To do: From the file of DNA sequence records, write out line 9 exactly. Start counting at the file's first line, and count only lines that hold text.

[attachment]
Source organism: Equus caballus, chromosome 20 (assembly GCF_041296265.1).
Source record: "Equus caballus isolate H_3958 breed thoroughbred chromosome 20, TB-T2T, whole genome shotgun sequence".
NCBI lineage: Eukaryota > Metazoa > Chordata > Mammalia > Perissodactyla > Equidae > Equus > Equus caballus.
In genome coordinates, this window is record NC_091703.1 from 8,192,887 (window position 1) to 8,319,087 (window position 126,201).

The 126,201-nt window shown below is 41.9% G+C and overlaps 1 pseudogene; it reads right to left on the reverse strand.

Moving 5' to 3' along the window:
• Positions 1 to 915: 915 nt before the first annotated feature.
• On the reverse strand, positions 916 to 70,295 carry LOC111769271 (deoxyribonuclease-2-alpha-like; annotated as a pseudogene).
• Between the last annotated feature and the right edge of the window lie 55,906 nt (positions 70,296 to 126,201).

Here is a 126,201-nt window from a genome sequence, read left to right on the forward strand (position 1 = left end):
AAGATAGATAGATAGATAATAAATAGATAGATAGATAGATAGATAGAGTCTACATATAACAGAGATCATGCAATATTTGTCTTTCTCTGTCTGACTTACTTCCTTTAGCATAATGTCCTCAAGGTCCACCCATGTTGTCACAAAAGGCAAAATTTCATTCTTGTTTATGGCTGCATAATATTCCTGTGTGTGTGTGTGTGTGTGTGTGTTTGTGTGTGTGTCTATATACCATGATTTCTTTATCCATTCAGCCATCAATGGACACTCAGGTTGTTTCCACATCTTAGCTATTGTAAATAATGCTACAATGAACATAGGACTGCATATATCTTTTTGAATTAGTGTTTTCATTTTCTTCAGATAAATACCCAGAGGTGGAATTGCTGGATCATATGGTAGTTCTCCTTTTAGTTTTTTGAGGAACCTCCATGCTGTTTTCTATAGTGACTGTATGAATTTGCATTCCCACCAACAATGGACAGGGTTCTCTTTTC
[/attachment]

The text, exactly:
• Between the last annotated feature and the right edge of the window lie 55,906 nt (positions 70,296 to 126,201).